Angel Island’s ghostly poems tell of exclusion


At Angel Island Immigration Station, the walls really can talk. Until now, though, they haven’t told the whole story of this notorious West Coast entry point in the heart of San Francisco Bay.

Their first words were in Chinese, stately poems of longing and revenge carved into the wooden barracks by desperate detainees between 1910 and 1940 and discovered by accident more than a generation later.

“Sadness,” wrote one anonymous poet, “kills the person in the wooden building.”

“Thinking of affairs back home,” wrote another. “Unconscious tears wet my lapel.”

Angel Island was patterned after Ellis Island in New York Harbor, but law and geopolitics conspired to make it a vastly different experience -- particularly for Chinese immigrants, who arrived in greater numbers, were detained longer and were deported more often than Europeans.


After the rickety complex was shuttered, it was turned over to the state park service and slated for demolition in the 1970s.

But a sharp-eyed ranger spotted the ghostly verses.

Demolition canceled. Poems published. Image solidified.

The 740-acre island became the symbol of a shameful chapter in Chinese American history, when laws such as the Chinese Exclusion Act of 1882 barred some immigrants on the basis of race for the first time.

“Ellis Island was a processing station of entry,” said historian Judy Yung, whose father was detained on Angel Island for two months. “Angel Island was a half-open door at best.”

But as Angel Island Immigration Station reopens Sunday after a $16-million refurbishment, the walls have begun to tell a more complex tale, revealed by a new generation of scholarship and the discovery of more inscriptions.

Poems, yes, including about 80 newly discovered Chinese verses. But there are also writings from many other nationalities. Desperate demands in Japanese: “Get me out of here fast!” Impatient orders in German: “Close the doors. There’s a draft.” A simple tally in Gurmukhi, a script used by Sikhs: “100 days. Tara Singh.” Carved birds and a shrine to good fortune, with a butterfly and a basket.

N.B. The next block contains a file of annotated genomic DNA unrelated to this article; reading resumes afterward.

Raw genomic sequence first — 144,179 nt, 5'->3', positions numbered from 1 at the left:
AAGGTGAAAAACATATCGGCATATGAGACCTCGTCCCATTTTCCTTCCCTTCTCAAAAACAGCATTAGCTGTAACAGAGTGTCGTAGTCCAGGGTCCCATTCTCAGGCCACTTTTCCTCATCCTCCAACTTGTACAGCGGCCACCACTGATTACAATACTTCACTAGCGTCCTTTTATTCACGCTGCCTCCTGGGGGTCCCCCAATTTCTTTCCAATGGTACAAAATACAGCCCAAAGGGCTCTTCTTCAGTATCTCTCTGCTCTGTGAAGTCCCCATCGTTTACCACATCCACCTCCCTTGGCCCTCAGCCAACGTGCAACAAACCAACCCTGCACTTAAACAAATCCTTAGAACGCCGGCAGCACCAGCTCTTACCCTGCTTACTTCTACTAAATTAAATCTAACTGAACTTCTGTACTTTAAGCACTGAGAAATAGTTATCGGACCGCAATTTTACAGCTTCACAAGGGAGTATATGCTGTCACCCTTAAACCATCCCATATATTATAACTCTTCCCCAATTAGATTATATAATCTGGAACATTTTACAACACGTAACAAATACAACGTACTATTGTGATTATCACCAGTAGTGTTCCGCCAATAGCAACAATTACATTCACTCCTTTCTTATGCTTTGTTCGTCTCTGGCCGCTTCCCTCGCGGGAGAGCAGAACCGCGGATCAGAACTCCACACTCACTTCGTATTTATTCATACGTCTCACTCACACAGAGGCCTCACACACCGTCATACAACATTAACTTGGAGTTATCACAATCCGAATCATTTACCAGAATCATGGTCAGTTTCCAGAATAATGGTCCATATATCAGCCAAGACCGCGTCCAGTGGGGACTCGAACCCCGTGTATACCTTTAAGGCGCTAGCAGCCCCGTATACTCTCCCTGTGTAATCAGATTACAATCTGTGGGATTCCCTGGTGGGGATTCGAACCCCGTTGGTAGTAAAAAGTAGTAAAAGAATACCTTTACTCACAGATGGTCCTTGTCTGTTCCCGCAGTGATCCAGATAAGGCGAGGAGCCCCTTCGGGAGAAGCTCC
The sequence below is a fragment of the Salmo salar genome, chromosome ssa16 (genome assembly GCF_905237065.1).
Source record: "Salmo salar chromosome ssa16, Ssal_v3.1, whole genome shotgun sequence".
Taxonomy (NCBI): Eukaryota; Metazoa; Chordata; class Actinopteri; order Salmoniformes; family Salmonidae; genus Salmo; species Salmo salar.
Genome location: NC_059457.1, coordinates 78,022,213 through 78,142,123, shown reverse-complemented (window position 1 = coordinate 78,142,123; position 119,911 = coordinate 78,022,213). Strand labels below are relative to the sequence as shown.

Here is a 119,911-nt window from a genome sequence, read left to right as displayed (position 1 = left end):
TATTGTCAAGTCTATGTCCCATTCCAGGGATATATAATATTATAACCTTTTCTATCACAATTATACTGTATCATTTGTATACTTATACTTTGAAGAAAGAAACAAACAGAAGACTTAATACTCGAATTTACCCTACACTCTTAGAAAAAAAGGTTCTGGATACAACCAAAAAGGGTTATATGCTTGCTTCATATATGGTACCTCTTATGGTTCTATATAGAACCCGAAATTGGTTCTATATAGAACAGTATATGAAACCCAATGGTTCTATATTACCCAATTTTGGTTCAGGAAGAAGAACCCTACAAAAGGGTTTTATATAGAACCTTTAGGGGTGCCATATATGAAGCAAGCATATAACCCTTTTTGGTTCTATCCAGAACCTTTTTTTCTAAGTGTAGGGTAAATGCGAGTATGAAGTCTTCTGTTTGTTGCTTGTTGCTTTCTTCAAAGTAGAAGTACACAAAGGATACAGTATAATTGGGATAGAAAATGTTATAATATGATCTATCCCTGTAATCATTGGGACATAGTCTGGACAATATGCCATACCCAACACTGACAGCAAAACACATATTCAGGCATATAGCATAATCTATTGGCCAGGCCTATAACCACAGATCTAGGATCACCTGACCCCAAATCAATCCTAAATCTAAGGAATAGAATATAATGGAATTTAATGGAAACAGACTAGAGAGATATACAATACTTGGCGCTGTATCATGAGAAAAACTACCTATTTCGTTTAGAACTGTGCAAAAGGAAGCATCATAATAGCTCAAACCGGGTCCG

If such recasting softens the edges of Angel Island’s grim story, said park Supt. Dave Matthews, so be it.


“The story was darker when it came to the Chinese,” Matthews acknowledged. But “many Americans got their start on the West Coast. This is where that happened for them. . . . We want to broaden the identity of the station to its true identity as a place where hundreds of thousands of Americans got their start.”

Imprisoned in the wooden building day after day,

My freedom withheld; how can I bear to talk about it?

Before there was poetry, there was silence.

That’s how Li Keng Wong remembers it. The 82-year-old retired teacher was 7 when she traveled from the rural village of Goon Do Hung in southern China with her mother, father and two sisters.

In the months before the arduous journey, the family frantically studied their “coaching papers” to remember details of the subterfuge that would allow them to settle in America.

Wong’s mother must be called “yee,” or aunt. Her mother, she would tell the interrogators, had died earlier that year, 1933. They would ask her where her mother was buried and where her father slept. If she slipped up, the family would be deported.

“We lied to get in,” Wong said. “Chinese men were not allowed to bring their wives in because of the Chinese Exclusion Act -- only diplomats, merchants and students.”

Wong remembers the five-day stay on Angel Island as dark and terrifying: the windows covered in chicken wire; the doors always locked behind them; the guards terse and distant; the possibility of slipping up, deportation and shame ever present.


“I didn’t talk about it for 50 years,” she said. “I refused. My husband, my children, my four younger siblings knew nothing. My friends knew nothing. It was traumatic.”

After retiring in 1985, Wong took a writing class and slowly began to explore her life’s big secret. Eventually, the diminutive grandmother wrote a memoir for children, “Good Fortune: My Journey to Gold Mountain.”

She has made a virtual second career out of keeping history’s lessons alive. She speaks to community groups and schoolchildren about Angel Island and has been featured in a documentary. But she is uncertain about recasting the Angel Island story. After all, she notes, “the law only picked on the Chinese people.”

Wong is, however, sure of one thing: “Angel Island is a place that should be saved, should be restored, so that future generations will understand how certain groups of immigrants were treated.”

Over a hundred poems are on the walls.

Looking at them, they are all pining at the delayed progress.

What can one sad person say to another?

History is as much about the teller as the tale, and Angel Island is no exception.

Travelers entering through San Francisco between 1910 and 1940 disembarked on the busy port’s wharf. Those with immigration or health problems were ferried to the station nestled in China Cove and often detained -- some for nearly two years.

About 350,000 immigrants are believed to have been held on Angel Island. Yung figures 120,000 were Chinese and 60,000 were Japanese. There were about 12,000 Russians, 7,000 South Asians and 1,000 Koreans. The rest were split among 75 or so other nationalities.